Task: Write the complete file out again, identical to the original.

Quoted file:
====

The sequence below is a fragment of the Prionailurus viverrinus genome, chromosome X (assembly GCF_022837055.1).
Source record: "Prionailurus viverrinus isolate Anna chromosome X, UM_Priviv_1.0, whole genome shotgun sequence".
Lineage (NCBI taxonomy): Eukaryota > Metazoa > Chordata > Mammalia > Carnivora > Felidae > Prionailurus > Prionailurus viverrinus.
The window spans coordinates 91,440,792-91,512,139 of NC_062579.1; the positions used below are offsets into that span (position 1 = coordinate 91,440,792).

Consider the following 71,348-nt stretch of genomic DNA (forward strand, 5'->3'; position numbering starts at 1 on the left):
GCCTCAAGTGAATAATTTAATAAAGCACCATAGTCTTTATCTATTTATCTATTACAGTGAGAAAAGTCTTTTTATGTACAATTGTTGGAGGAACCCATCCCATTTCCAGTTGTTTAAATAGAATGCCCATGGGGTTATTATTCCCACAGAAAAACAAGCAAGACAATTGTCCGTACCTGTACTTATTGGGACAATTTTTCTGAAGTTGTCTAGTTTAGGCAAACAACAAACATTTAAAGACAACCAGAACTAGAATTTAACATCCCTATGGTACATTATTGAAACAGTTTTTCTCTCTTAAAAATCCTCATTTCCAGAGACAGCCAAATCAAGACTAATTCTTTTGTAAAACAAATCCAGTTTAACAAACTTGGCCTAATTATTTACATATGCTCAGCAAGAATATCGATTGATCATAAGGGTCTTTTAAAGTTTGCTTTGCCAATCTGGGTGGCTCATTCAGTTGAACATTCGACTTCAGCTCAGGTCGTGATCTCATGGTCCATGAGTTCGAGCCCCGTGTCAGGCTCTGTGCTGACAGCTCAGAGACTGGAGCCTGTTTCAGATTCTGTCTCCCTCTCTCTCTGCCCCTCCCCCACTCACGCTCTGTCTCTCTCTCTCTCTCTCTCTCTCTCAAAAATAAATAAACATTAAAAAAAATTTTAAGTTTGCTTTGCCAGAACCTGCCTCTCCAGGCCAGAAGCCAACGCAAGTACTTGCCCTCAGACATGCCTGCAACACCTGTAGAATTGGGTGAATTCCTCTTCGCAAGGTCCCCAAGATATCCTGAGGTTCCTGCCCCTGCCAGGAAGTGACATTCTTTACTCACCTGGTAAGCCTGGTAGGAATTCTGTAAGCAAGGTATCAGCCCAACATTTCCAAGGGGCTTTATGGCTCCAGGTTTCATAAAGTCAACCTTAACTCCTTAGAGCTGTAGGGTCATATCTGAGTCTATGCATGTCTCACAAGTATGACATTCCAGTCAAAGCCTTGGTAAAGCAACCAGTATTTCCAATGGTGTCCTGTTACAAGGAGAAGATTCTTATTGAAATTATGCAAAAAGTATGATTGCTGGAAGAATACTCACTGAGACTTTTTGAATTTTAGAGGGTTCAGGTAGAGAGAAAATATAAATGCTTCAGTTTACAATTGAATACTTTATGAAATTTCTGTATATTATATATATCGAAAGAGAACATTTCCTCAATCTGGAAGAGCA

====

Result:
The sequence below is a fragment of the Prionailurus viverrinus genome, chromosome X (assembly GCF_022837055.1).
Source record: "Prionailurus viverrinus isolate Anna chromosome X, UM_Priviv_1.0, whole genome shotgun sequence".
Lineage (NCBI taxonomy): Eukaryota > Metazoa > Chordata > Mammalia > Carnivora > Felidae > Prionailurus > Prionailurus viverrinus.
The window spans coordinates 91,440,792-91,512,139 of NC_062579.1; the positions used below are offsets into that span (position 1 = coordinate 91,440,792).

Consider the following 71,348-nt stretch of genomic DNA (forward strand, 5'->3'; position numbering starts at 1 on the left):
GCCTCAAGTGAATAATTTAATAAAGCACCATAGTCTTTATCTATTTATCTATTACAGTGAGAAAAGTCTTTTTATGTACAATTGTTGGAGGAACCCATCCCATTTCCAGTTGTTTAAATAGAATGCCCATGGGGTTATTATTCCCACAGAAAAACAAGCAAGACAATTGTCCGTACCTGTACTTATTGGGACAATTTTTCTGAAGTTGTCTAGTTTAGGCAAACAACAAACATTTAAAGACAACCAGAACTAGAATTTAACATCCCTATGGTACATTATTGAAACAGTTTTTCTCTCTTAAAAATCCTCATTTCCAGAGACAGCCAAATCAAGACTAATTCTTTTGTAAAACAAATCCAGTTTAACAAACTTGGCCTAATTATTTACATATGCTCAGCAAGAATATCGATTGATCATAAGGGTCTTTTAAAGTTTGCTTTGCCAATCTGGGTGGCTCATTCAGTTGAACATTCGACTTCAGCTCAGGTCGTGATCTCATGGTCCATGAGTTCGAGCCCCGTGTCAGGCTCTGTGCTGACAGCTCAGAGACTGGAGCCTGTTTCAGATTCTGTCTCCCTCTCTCTCTGCCCCTCCCCCACTCACGCTCTGTCTCTCTCTCTCTCTCTCTCTCTCTCAAAAATAAATAAACATTAAAAAAAATTTTAAGTTTGCTTTGCCAGAACCTGCCTCTCCAGGCCAGAAGCCAACGCAAGTACTTGCCCTCAGACATGCCTGCAACACCTGTAGAATTGGGTGAATTCCTCTTCGCAAGGTCCCCAAGATATCCTGAGGTTCCTGCCCCTGCCAGGAAGTGACATTCTTTACTCACCTGGTAAGCCTGGTAGGAATTCTGTAAGCAAGGTATCAGCCCAACATTTCCAAGGGGCTTTATGGCTCCAGGTTTCATAAAGTCAACCTTAACTCCTTAGAGCTGTAGGGTCATATCTGAGTCTATGCATGTCTCACAAGTATGACATTCCAGTCAAAGCCTTGGTAAAGCAACCAGTATTTCCAATGGTGTCCTGTTACAAGGAGAAGATTCTTATTGAAATTATGCAAAAAGTATGATTGCTGGAAGAATACTCACTGAGACTTTTTGAATTTTAGAGGGTTCAGGTAGAGAGAAAATATAAATGCTTCAGTTTACAATTGAATACTTTATGAAATTTCTGTATATTATATATATCGAAAGAGAACATTTCCTCAATCTGGAAGAGCA